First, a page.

Visa and Mastercard, the two biggest credit card issuers in the U.S., are cracking down on refund fraud. The goal is to strike a balance that benefits both merchants and customers.
“It’s a new process,” Jeff Beene, Vice President of Risk Management and Compliance at Talus Pay, says of refund authorizations. “Merchants are used to doing it the way they’ve been doing it.”
Under these mandates, merchants must initiate an online authorization request for each refund. Each request is sent to a cardholder’s bank through an authorization message. If the request is approved for either a card-present or card-not-present transaction, the acquiring bank will create a return-authorization message.
Through return authorization, the card issuer can verify a cardholder’s account, reject refunds when fraud is suspected and cut back on chargebacks triggered by nonexistent or closed accounts.
Before the Visa and Mastercard mandates, merchants were not required to obtain authorization for refunds.
Fighting Refund Fraud
The refund authorization mandates are aimed at protecting merchants from fraud, according to Suresh Dakshina, Founder and President of Chargeback Gurus, which helps merchants with chargebacks and fraud prevention.
Flashpoint, a provider of business risk intelligence, reports that cybercriminals hijack legitimate merchant accounts and issue refunds to payment cards. “This can be very profitable for fraudsters and damaging to the merchant account owner,” Flashpoint notes.
A refund authorization scheme directed at a merchant often lasts no more than a couple of weeks, according to Flashpoint. But here’s the alarming part. “Merchants often do not notice this activity until the funds are deducted from their bank account,” Visa reports.
How A Refund Fraud Scheme Works
Visa explains how one of these schemes might play out:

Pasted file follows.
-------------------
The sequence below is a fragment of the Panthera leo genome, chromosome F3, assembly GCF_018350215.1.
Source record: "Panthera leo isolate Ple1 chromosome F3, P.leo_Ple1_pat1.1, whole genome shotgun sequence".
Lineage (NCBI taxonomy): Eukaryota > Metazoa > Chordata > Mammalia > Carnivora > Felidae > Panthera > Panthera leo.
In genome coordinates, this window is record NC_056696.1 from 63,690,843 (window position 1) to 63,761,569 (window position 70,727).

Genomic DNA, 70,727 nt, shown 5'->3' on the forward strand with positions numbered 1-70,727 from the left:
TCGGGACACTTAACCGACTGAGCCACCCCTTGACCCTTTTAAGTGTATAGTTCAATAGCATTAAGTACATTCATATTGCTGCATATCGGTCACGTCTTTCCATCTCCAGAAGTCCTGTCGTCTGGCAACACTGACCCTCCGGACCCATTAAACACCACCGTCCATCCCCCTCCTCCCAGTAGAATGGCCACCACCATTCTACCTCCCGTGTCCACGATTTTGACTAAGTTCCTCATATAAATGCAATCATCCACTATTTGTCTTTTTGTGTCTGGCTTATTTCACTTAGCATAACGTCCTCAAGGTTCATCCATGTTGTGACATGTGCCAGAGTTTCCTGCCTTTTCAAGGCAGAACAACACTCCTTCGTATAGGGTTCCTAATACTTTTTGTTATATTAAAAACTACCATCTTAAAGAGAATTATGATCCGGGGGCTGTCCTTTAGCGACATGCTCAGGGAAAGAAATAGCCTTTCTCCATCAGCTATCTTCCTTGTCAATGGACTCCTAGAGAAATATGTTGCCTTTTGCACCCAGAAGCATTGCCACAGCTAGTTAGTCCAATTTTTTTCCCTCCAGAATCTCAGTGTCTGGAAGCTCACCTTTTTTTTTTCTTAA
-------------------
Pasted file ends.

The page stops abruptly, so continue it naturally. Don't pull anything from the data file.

Criminals obtain point-of-sale (POS) devices through such avenues as acquirers, online resellers, auctions or even outright theft. They then program the devices with the credentials of a legitimate merchant, thus effectively cloning the merchant’s actual POS device.
The cloned POS devices can then be used to fraudulently complete purchase returns to gift cards—in amounts of $2,000 to $6,000 per transaction. After the purchase returns are posted to the gift cards, the cards are cashed out at ATMs. Criminals prefer gift cards, and sometimes debit cards, because the funds are available quickly.
In these schemes, criminals target merchant credentials and account information such as merchant descriptors, merchant identification numbers and terminal identification numbers. They do this by collecting transaction receipts from a merchant, scanning memory slots of POS devices for apps that contain merchant information, or simply by stealing a merchant’s programmed terminal.
“The criminals possess knowledge of how to program POS device applications and connect such devices to the specific host or front-end platform used by the legitimate merchant,” Visa explains.
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Visa says the new refund authorization system provides several improvements.
- Improves the customer experience
- Reduces customer inquiries related to lack of real-time information about refunds
- Provides real-time validation from a card issuer
- Minimizes chargebacks tied to refunds
For customers, the Visa and Mastercard mandates mean they’ll be able to quickly review pending returns, just as they can review pending purchases. Before these mandates, it would take two to five days for information about a purchase return to show up in a cardholder’s account history.
Dakshina says that for merchants, implementation of refund authorization mandates is seamless, as the changes are programmed through back-end software operated by issuers (like Mastercard and Visa) and acquirers (which are typically the merchant’s bank).
“The merchant doesn’t have to do anything. They just have to be aware of [the change],” he explains.
Dakshina says card issuers and American Express and Discover won’t be imposing return authorization mandates because they operate closed-loop networks. Through such networks, American Express and Discover can access real-time information as both the issuer and acquirer.
Visa and Mastercard operate open-loop networks. They act as issuers but not acquirers.
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